How To Make And Save Money At A Flea Market

You’ve probably heard the term “Flea Market” before. You may have even visited a flea market. But, unless you’re a garage-saling, thrift-storing, antiquing pro, you probably have questions about flea markets, what they are, and how they can help you save and make money.

What is a Flea Market? Put simply, a flea market is a type of street market in which vendors sell second-hand (or previously-used) merchandise.

Outdoor markets selling various goods have existed for millennia, but the term flea market has relatively recent origins. There are a few different theories, but the most popular is that flea market is a translation of the French term “marché aux puces,” meaning “market of the fleas.” The term was first used in stories about a market in Paris in the 1860s known as the marché aux puces.

Types of Flea Markets


First, flea markets can either be more permanent or seasonal. The more formal, permanent markets can be found throughout the year and keep regular hours similar to any other business. Formal flea markets tend to have consistent vendors who make flea market buying and selling their business or a consistent side hustle.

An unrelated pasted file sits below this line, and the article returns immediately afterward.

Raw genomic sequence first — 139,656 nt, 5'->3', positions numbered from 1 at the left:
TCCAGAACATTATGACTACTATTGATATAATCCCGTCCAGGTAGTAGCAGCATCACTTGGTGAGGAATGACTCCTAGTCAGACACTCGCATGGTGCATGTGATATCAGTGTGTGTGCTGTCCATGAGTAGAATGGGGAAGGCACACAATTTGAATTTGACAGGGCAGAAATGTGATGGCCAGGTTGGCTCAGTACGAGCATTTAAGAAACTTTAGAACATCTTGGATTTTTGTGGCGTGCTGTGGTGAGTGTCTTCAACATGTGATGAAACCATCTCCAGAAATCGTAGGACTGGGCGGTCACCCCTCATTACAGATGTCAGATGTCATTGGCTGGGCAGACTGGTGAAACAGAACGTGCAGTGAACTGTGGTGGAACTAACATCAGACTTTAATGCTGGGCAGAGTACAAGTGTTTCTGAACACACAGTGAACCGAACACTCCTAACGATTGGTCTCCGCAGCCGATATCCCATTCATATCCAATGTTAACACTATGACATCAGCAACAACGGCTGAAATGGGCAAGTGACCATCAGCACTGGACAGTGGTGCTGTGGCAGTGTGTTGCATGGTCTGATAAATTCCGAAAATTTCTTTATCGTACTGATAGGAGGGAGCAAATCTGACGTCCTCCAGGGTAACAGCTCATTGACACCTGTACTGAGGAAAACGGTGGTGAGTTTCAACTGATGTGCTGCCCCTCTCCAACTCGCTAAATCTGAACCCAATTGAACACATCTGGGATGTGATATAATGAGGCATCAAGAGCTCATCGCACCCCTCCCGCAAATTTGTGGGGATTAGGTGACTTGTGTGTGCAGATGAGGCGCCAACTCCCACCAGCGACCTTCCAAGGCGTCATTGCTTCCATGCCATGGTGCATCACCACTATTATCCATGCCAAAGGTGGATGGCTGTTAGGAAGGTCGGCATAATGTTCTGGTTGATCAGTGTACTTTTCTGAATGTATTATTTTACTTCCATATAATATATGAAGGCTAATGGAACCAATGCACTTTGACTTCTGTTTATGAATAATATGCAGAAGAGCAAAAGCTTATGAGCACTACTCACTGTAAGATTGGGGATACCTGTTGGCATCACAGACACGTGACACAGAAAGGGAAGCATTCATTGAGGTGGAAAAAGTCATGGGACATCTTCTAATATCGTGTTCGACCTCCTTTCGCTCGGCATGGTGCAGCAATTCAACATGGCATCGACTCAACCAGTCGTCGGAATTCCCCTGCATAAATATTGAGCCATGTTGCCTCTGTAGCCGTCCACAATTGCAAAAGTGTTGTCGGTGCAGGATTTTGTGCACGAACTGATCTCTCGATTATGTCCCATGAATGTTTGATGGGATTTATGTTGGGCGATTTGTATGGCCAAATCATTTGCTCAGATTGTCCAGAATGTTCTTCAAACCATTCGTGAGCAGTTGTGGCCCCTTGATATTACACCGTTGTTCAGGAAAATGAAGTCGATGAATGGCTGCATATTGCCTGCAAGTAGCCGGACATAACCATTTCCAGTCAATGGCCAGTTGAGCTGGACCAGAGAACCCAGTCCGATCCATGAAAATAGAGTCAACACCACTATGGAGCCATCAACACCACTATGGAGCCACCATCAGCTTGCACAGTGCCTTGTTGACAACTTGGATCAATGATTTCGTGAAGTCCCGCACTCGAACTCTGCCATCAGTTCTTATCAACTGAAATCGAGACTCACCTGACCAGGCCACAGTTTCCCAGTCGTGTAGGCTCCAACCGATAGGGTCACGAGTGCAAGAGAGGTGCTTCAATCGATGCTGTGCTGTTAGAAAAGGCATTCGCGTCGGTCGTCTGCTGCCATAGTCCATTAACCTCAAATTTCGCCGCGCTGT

Location Additionally, flea markets can be categorized by their location. As mentioned, originally, flea markets were open-air or outdoors. However, modern flea markets can take place indoors, outdoors, and, more recently, online. Online flea markets have grown in popularity because they offer convenience to both buyers and sellers.

How to Make and Save Money at Flea Markets

Making Money as a Vendor If you’re talented at crafts, upcycling, or a frequent garage-saler or antiquer, then you might consider operating a booth at a flea market as a vendor. And the best part about selling at flea markets is that it is incredibly flexible. You can start at a casual flea market if you need to get rid of items. Or maybe you want to try your hand at flea market flipping.

Saving Money as a Buyer On the other hand, flea markets also represent an opportunity to find treasures and unique items, often for less than you would pay at a department store. Just the fact that you’re buying used will likely save you money. One unique thing about flea markets is the ability to haggle. Haggling is when the buyer and seller negotiate the price of the item until both agree.

Best Flea Markets in the U.S.

1. 127 Corridor Sale – Addison, Michigan 2. First Monday Trade Days – Canton, Texas 3. Brimfield – Brimfield, Massachusetts 4. Scott Antique Market – Atlanta, Georgia 5. Rose Bowl Flea Market – Pasadena, California 6. Springfield Antique Show and Flea Market Extravaganza – Springfield, Ohio 7. Brooklyn Flea – Brooklyn, New York

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